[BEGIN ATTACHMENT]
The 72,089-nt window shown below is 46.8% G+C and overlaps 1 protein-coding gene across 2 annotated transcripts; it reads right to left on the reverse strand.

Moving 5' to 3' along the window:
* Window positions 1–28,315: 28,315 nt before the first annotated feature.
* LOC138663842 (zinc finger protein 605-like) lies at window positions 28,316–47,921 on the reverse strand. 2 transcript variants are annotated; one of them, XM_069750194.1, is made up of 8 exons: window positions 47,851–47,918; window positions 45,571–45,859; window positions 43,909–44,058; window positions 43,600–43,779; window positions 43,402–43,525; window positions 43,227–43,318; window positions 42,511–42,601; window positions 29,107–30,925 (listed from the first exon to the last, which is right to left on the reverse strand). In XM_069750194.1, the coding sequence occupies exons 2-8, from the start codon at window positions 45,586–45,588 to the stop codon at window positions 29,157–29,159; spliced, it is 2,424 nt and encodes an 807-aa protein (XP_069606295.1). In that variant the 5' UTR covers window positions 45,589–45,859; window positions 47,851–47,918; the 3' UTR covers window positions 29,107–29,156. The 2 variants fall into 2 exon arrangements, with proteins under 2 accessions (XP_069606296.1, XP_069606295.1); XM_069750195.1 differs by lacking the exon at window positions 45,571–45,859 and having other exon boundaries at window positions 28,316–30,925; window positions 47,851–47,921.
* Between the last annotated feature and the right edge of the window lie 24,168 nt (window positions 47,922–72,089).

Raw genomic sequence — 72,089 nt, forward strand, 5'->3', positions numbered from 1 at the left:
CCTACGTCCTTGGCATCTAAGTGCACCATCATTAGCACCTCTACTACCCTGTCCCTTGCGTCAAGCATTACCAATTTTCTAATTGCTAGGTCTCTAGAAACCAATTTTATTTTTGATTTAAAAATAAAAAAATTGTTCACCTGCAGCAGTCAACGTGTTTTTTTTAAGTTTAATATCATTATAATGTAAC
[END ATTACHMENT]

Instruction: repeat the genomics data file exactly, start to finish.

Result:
The 72,089-nt window shown below is 46.8% G+C and overlaps 1 protein-coding gene across 2 annotated transcripts; it reads right to left on the reverse strand.

Moving 5' to 3' along the window:
* Window positions 1–28,315: 28,315 nt before the first annotated feature.
* LOC138663842 (zinc finger protein 605-like) lies at window positions 28,316–47,921 on the reverse strand. 2 transcript variants are annotated; one of them, XM_069750194.1, is made up of 8 exons: window positions 47,851–47,918; window positions 45,571–45,859; window positions 43,909–44,058; window positions 43,600–43,779; window positions 43,402–43,525; window positions 43,227–43,318; window positions 42,511–42,601; window positions 29,107–30,925 (listed from the first exon to the last, which is right to left on the reverse strand). In XM_069750194.1, the coding sequence occupies exons 2-8, from the start codon at window positions 45,586–45,588 to the stop codon at window positions 29,157–29,159; spliced, it is 2,424 nt and encodes an 807-aa protein (XP_069606295.1). In that variant the 5' UTR covers window positions 45,589–45,859; window positions 47,851–47,918; the 3' UTR covers window positions 29,107–29,156. The 2 variants fall into 2 exon arrangements, with proteins under 2 accessions (XP_069606296.1, XP_069606295.1); XM_069750195.1 differs by lacking the exon at window positions 45,571–45,859 and having other exon boundaries at window positions 28,316–30,925; window positions 47,851–47,921.
* Between the last annotated feature and the right edge of the window lie 24,168 nt (window positions 47,922–72,089).

Raw genomic sequence — 72,089 nt, forward strand, 5'->3', positions numbered from 1 at the left:
CCTACGTCCTTGGCATCTAAGTGCACCATCATTAGCACCTCTACTACCCTGTCCCTTGCGTCAAGCATTACCAATTTTCTAATTGCTAGGTCTCTAGAAACCAATTTTATTTTTGATTTAAAAATAAAAAAATTGTTCACCTGCAGCAGTCAACGTGTTTTTTTTAAGTTTAATATCATTATAATGTAAC